Responding to wage cuts and lockouts, September saw massive stay-in strikes. In mid-August, USI called for co-operation with the CGL to occupy the factories before they were locked out. The USI saw these occupations as being critical to the workers’ struggle which must be defended by any means necessary and called for support from other industries. Strikes quickly spread to engineering factories, railways and road transport with peasants seizing land. As well as occupy, strikers placed them under workers’ control and soon 500,000 strikers were producing for themselves. Self-managed factories continued to pay workers’ wages and there were armed patrols to protect against attack. Self-managed factories established close solidarity with produce being pooled and shared out by the workers. Italy was "paralysed, with half a million workers occupying their factories and raising red and black flags over them." The movement spread up and down Italy with USI militants at the forefront. Railway workers again refused to transport troops, peasants occupied land and workers went on strike against the orders of reformist unions.
But after over a month, the workers were once again betrayed by the PSI and the CGL. They opposed the movement and promised the state a return to ‘normality’ in exchange for legalised workers’ control alongside the bosses. Of course, the workers’ control never materialised.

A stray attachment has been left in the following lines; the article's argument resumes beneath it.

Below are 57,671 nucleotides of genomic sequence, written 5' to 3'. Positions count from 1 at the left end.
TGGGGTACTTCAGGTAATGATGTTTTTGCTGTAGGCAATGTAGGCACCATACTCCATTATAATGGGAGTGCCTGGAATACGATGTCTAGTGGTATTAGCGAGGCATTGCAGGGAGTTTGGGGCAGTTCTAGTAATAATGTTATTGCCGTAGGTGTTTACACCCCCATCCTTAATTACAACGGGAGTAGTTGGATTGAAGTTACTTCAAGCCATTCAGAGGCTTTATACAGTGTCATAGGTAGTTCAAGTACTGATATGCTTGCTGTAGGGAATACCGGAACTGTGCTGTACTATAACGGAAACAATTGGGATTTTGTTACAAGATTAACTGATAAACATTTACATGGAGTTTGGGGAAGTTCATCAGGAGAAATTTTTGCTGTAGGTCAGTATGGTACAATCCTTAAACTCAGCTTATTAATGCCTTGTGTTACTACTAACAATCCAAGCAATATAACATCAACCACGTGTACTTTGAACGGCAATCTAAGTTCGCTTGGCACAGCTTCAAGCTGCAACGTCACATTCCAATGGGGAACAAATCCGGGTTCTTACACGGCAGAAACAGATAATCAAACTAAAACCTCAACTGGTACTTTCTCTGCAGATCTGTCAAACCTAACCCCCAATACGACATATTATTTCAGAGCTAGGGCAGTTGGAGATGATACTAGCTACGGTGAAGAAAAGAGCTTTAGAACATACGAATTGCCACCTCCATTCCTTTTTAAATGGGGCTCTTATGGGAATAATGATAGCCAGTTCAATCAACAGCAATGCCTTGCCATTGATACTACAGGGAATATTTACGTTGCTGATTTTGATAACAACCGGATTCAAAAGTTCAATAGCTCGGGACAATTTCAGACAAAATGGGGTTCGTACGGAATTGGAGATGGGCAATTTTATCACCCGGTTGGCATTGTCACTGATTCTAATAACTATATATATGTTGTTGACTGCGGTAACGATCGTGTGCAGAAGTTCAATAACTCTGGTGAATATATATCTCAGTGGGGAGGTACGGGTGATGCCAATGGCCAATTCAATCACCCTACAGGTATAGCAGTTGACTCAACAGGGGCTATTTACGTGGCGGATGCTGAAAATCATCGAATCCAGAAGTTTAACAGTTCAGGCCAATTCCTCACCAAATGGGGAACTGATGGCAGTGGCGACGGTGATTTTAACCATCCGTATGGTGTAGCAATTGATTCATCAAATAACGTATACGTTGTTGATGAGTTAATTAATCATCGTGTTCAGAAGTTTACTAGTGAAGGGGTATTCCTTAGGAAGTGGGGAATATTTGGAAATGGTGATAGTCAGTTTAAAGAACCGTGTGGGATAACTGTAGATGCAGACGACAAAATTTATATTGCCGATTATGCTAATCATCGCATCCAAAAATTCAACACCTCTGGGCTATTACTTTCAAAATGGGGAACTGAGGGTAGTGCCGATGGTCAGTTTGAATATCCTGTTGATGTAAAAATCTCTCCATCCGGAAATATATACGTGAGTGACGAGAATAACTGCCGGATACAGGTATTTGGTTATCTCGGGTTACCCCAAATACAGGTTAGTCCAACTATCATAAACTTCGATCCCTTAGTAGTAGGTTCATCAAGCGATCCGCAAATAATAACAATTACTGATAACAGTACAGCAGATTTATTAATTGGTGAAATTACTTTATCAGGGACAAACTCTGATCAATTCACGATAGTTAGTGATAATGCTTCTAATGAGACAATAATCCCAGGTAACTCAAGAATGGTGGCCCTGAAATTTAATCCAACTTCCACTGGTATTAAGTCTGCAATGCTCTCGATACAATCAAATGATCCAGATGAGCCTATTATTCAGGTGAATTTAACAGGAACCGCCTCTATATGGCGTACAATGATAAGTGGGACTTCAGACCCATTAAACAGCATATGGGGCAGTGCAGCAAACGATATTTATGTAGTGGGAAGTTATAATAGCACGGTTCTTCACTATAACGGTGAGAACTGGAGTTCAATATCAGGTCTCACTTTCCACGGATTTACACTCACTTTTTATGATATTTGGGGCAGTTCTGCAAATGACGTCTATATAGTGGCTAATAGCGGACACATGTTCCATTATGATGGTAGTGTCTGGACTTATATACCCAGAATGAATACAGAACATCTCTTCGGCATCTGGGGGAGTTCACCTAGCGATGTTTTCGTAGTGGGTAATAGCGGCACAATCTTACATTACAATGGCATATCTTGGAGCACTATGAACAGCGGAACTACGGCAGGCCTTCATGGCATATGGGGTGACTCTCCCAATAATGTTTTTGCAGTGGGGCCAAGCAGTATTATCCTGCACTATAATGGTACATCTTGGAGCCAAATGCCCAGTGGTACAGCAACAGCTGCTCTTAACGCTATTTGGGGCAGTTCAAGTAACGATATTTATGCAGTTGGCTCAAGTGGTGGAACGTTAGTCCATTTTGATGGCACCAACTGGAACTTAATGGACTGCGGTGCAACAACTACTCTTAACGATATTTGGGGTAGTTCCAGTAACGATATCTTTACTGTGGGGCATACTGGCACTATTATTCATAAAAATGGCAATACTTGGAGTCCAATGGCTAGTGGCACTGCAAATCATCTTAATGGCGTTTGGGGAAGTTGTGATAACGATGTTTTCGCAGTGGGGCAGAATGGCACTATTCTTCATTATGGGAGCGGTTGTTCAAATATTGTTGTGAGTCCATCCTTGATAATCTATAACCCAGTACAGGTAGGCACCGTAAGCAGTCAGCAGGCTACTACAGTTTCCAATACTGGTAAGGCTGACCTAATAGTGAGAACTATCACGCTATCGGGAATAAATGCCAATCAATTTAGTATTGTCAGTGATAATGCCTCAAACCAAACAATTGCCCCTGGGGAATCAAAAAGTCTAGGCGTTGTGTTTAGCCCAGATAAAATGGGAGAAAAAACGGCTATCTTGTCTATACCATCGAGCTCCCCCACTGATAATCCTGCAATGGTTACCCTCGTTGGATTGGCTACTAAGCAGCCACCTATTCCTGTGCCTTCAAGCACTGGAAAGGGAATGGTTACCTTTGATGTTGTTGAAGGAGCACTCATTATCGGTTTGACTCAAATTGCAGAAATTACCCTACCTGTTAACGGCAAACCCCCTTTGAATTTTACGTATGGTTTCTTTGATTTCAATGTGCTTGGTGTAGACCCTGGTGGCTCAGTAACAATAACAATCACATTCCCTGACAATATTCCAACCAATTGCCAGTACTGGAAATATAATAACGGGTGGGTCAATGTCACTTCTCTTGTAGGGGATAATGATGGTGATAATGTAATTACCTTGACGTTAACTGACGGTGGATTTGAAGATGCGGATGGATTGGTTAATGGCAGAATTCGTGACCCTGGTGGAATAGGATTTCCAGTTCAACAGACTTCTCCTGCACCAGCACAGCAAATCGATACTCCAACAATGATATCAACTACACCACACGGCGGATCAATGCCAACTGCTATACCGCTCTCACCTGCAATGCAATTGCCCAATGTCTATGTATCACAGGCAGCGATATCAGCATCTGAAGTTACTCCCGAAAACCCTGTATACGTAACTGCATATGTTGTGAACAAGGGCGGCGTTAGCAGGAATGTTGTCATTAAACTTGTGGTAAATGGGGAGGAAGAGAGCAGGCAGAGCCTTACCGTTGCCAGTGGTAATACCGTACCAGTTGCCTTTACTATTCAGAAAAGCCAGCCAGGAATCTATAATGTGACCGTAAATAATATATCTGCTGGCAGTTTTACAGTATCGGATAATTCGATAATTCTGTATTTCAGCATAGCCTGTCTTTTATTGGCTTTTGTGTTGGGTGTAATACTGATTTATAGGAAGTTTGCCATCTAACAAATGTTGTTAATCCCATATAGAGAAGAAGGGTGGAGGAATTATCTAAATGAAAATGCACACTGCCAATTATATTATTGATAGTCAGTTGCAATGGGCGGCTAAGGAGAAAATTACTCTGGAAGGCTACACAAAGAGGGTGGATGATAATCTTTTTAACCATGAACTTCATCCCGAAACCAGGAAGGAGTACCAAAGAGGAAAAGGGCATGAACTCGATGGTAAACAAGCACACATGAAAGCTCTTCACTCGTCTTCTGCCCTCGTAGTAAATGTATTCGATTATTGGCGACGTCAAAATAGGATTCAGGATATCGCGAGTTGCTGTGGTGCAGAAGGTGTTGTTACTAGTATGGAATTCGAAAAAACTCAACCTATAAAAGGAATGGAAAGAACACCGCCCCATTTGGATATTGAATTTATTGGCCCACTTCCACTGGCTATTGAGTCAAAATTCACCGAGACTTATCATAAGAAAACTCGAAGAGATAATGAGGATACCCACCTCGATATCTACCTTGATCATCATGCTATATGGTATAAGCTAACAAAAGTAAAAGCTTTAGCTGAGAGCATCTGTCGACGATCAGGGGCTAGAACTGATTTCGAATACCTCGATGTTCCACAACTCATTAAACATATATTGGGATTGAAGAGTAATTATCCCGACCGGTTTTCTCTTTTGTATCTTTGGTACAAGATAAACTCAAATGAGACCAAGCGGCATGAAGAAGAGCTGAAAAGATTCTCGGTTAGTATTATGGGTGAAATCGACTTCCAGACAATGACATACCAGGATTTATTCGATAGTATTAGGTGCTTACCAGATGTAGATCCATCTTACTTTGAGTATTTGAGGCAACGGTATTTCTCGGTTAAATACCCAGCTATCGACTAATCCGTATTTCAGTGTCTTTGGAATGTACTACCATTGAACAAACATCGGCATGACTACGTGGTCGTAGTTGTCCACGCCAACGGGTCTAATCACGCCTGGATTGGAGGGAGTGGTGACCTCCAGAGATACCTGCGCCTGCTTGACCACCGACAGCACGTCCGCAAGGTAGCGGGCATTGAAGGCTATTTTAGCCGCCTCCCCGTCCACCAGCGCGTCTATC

Because the workers still relied on the CGL bureaucrats for information on what was going on in other cities, they were never able to be fully independent. As such, the union used this power to isolate factories from each other. Though the anarchists opposed the return to work, they were still a minority (a large minority, but a minority nonetheless) and without CGL backing, they were unable to extend the strike.
After the workers left the factories, the government arrested prominent members of the USI and UAI. The socialists ignored this persecution of libertarian activists and continued to until spring 1921 when anarchists, including Malatesta, began a hunger strike from inside prison.
With workers' militancy dampened, big businesses turned en masse to the fascist movement to comprehensively crush the powerful working class, which they did temporarily, but not without meeting stiff resistance.
who is the author?
who is the author?
Unfortunately I'm not sure.
Unfortunately I'm not sure. A few years ago when we were setting up we added huge numbers of articles, including everything from endpage.com, and not all articles had author credits
osobo wrote: who is the
It echoes a lot of the info, and even similar wording, as a section from An Anarchist FAQ http://anarchism.pageabode.com/afaq/secA5.html#seca55
Thats very insight full
Thats very insight full